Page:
Serving larger portions leads to increased food and energy intake, but little is known about strategies to moderate this response. This study tested how the effect of portion size on meal intake was influenced by providing the option to take away uneaten food in a "doggy bag" (to-go container). Women were randomly assigned to one of two subject groups: a To-Go Group (n = 27) that was informed before each meal that their leftover food would be packaged to take away after the meal, and a Control Group (n = 26) that was not given this option. In a crossover design, subjects came to the lab once a week for four weeks to eat a dinner composed of five foods. Across meals, the portion size of all foods was varied (100%, 125%, 150%, and 175% of baseline). Results showed that the portion size effect, defined as the trajectory of intake across the weight of food served, differed significantly by subject group (P ≤ 0.025). In the Control Group, increasing the portion size of all foods led to substantial increases in intake (P < 0.0001); for every 100 g added to the baseline portion, women in this group consumed an additional mean (±SEM) of 64 ± 12 g of food and 90 ± 19 kcal, until intake leveled off. In contrast, intake of women in the To-Go Group increased by only 17 ± 12 g and 19 ± 18 kcal for every additional 100 g served; these increases did not differ significantly from zero (P > 0.15). Thus, the effect of portion size on intake was attenuated in the To-Go Group compared to the Control Group. These data indicate that packaging uneaten food after a meal could be an effective strategy to reduce overconsumption from large portions.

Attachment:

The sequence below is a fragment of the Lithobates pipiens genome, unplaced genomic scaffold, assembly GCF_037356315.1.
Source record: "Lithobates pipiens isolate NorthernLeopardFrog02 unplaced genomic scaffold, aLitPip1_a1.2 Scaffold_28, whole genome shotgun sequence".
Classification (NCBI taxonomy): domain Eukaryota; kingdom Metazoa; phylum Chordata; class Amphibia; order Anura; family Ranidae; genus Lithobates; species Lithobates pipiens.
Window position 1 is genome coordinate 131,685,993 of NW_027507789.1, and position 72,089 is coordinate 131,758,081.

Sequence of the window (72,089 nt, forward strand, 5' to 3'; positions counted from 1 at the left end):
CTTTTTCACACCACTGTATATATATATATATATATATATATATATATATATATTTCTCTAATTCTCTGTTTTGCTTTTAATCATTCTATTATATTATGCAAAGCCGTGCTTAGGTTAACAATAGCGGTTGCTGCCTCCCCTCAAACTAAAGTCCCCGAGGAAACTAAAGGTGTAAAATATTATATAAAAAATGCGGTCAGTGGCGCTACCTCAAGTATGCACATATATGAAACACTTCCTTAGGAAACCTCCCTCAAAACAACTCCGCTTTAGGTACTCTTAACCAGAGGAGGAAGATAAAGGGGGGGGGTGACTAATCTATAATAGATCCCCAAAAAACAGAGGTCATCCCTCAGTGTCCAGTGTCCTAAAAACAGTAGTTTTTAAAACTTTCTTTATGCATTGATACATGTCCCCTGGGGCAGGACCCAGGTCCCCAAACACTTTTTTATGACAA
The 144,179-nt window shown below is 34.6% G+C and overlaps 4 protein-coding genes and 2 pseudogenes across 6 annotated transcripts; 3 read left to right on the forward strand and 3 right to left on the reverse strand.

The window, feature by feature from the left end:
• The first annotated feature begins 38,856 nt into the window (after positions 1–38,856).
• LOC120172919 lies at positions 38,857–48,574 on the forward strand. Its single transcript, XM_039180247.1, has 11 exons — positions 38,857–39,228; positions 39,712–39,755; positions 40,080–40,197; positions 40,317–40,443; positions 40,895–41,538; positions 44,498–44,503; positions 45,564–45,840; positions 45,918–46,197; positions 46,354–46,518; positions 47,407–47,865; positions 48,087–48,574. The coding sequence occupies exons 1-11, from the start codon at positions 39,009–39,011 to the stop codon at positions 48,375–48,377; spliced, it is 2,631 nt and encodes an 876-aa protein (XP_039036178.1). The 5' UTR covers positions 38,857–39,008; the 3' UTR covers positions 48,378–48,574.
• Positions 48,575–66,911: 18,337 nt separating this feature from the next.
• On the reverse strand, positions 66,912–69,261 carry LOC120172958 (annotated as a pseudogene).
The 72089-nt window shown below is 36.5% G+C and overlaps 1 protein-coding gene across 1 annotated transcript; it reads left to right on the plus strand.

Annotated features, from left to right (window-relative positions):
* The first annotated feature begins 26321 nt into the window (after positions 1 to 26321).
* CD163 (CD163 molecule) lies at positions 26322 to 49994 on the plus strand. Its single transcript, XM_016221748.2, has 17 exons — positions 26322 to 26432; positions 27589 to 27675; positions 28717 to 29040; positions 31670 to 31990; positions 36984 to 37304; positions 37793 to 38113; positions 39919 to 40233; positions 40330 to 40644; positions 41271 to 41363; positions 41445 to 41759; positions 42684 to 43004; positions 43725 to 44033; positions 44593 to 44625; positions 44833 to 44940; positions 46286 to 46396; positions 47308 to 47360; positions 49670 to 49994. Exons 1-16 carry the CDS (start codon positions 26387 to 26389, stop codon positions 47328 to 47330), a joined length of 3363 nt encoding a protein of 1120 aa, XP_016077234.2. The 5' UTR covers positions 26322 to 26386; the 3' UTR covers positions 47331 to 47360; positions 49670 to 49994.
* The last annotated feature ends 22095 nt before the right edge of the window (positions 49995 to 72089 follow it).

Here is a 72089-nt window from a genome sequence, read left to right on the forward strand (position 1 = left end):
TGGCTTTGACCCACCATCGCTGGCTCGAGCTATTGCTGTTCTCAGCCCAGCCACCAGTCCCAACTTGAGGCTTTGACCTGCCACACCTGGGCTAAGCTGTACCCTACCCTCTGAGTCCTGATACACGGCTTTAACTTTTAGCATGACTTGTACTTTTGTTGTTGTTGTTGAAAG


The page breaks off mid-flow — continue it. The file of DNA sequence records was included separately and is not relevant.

Keywords: Doggy bag; Energy intake; Food waste; Leftovers; Portion size; To-go container.
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